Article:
Heatwave: How to keep your home cool

0 93

Woman opening window due to extreme heat

There are extreme temperatures across most of the UK.

Much of the health risk is from heat inside people’s homes – so how can they be kept cool?

1. Let in cool air

UK homes are designed to keep in warm air.

To let in as much cold air as possible, open the windows overnight or, if concerned about safety, for a couple of hours in the early morning or before bed, when the air temperature is lowest.

2. Encourage airflow

Open windows on opposite sides of the home, to let hot air out and cold in – and any loft windows, as hot air rises.

In flats, which may have windows one side only, open the front-door and use a fan to encourage airflow.

3. Keep out hot air and direct sunlight

Before temperatures rise, close all windows, external doors, blinds and curtains.

Dr Anna Mavrogianni, who researches sustainable building and urban design at University College London, also advises moving away from windows to avoid direct heat.

4. Use a fan

Unlike in countries with frequent high temperatures, most UK homes have no air-conditioning.

To push cool air around the home, place a bowl of ice in front of an electric fan.

Opening windows for a couple of hours in the early morning lets in cool air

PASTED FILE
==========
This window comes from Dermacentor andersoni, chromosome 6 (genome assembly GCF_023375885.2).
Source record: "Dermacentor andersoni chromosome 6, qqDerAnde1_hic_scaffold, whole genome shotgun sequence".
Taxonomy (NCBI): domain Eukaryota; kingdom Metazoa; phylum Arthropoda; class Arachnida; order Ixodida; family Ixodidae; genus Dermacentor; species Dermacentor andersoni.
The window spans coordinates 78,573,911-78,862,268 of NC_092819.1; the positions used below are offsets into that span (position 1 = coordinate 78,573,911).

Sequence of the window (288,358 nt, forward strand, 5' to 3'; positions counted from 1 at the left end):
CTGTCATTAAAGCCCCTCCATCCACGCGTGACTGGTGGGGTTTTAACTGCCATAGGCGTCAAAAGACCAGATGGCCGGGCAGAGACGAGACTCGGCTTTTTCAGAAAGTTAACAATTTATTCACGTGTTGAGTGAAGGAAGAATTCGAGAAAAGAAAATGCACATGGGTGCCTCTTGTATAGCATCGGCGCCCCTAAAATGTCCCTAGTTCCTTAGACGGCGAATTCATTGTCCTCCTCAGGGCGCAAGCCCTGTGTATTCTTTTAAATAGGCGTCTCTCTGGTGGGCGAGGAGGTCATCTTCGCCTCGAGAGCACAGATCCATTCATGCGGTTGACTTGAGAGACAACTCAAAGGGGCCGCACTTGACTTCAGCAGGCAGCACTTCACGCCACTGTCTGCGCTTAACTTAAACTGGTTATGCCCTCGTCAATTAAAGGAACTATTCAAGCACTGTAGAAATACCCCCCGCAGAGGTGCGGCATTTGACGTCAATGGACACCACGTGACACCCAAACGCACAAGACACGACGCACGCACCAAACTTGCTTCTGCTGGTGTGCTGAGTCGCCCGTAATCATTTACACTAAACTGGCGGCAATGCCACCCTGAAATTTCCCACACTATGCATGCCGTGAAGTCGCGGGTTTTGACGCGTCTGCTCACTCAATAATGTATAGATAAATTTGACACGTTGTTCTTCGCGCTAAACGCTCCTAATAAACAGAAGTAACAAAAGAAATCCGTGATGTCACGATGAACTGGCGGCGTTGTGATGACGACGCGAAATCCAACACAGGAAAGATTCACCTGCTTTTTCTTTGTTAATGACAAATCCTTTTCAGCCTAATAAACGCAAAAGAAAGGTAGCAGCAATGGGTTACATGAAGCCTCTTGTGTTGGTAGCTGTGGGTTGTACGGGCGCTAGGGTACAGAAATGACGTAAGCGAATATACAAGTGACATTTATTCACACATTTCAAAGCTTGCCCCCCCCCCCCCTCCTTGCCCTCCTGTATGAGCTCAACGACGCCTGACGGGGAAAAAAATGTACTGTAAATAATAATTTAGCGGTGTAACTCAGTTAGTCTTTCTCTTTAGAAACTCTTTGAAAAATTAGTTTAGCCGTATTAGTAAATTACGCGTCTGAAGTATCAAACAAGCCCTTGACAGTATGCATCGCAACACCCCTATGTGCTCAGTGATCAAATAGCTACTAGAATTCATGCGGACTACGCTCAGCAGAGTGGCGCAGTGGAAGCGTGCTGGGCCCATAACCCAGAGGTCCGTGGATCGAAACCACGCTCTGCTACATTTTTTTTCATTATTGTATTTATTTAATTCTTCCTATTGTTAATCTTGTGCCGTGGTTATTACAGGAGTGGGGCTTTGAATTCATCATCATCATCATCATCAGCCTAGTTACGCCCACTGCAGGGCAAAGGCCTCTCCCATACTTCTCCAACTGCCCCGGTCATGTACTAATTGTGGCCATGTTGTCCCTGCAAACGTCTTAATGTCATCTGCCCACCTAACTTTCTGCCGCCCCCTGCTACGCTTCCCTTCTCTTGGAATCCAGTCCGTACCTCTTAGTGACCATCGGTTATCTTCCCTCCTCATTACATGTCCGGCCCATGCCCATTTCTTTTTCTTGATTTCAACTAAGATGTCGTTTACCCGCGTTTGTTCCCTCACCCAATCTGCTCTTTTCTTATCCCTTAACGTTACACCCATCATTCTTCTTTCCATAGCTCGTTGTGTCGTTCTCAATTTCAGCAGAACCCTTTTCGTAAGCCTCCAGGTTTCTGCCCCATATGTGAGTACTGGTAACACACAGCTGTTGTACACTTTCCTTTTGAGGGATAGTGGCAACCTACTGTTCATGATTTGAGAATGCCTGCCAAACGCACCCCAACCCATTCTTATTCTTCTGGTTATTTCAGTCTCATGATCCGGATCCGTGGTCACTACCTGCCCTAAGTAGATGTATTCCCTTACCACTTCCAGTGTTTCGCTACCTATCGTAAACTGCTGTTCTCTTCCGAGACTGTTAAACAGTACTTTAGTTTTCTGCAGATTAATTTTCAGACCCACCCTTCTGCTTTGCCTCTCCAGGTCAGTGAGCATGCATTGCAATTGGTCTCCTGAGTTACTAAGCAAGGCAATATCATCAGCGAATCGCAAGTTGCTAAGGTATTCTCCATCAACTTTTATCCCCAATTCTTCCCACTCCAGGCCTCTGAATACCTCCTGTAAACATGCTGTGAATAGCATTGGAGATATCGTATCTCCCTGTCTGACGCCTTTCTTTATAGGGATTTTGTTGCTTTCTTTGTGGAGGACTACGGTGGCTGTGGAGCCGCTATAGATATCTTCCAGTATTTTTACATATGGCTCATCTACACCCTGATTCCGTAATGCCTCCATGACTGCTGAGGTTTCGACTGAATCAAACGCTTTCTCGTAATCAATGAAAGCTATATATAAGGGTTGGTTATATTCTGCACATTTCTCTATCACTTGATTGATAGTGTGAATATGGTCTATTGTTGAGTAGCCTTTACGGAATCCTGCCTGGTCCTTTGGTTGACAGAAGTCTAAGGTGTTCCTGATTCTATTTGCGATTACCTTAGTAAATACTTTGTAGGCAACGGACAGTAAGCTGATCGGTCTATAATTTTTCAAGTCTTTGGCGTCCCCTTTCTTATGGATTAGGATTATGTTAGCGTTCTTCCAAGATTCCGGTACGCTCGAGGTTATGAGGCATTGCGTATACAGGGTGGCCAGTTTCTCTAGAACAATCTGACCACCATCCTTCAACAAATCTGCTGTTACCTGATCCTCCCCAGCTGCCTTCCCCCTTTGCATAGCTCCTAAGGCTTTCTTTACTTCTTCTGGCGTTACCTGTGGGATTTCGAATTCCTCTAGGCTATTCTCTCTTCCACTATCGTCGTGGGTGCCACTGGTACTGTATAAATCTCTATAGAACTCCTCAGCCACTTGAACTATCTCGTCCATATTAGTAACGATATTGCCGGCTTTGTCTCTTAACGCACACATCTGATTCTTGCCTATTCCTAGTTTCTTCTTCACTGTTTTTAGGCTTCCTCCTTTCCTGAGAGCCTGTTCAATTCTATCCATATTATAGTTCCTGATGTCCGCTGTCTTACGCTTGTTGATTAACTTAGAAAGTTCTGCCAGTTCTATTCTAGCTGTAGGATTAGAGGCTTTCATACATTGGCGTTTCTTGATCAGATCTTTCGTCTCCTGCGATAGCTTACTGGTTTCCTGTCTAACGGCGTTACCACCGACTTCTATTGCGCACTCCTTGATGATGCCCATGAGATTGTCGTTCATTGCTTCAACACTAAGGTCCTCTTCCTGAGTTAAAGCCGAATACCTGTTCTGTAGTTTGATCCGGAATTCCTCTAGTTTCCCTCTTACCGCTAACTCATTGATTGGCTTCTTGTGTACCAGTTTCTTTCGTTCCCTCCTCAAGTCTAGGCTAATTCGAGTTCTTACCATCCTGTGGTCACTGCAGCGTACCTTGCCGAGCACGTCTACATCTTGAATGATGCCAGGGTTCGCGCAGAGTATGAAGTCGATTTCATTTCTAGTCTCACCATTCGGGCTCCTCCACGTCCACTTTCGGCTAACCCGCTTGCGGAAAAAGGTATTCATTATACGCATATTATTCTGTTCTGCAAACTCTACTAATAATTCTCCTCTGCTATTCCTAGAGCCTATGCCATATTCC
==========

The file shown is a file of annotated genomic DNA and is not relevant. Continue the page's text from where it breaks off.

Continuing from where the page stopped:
5. Limit hot activities

Avoid cooking for long periods and running electrical appliances that generate heat.

Heat exhaustion can also be brought on by high humidity – moisture in the air – so:

  • take shorter and colder showers

  • wipe excess water from surfaces

  • move indoor plants outside

6. Find an alternative space

Office buildings or public areas such as sports centres or libraries may be cooler.

Local authorities have identified spaces where the public can keep cool.

The mayor of London’s office, for example, has created a map.

How are you coping with the hot weather? Email [email protected].

Please include a contact number if you are willing to speak to a BBC News journalist. You can also get in touch in the following ways:

If you cannot see the form, visit the mobile version of the BBC website to submit a question or comment – or email [email protected]. Please include your name, age and location with any submission.

Source link

Leave A Reply

Your email address will not be published.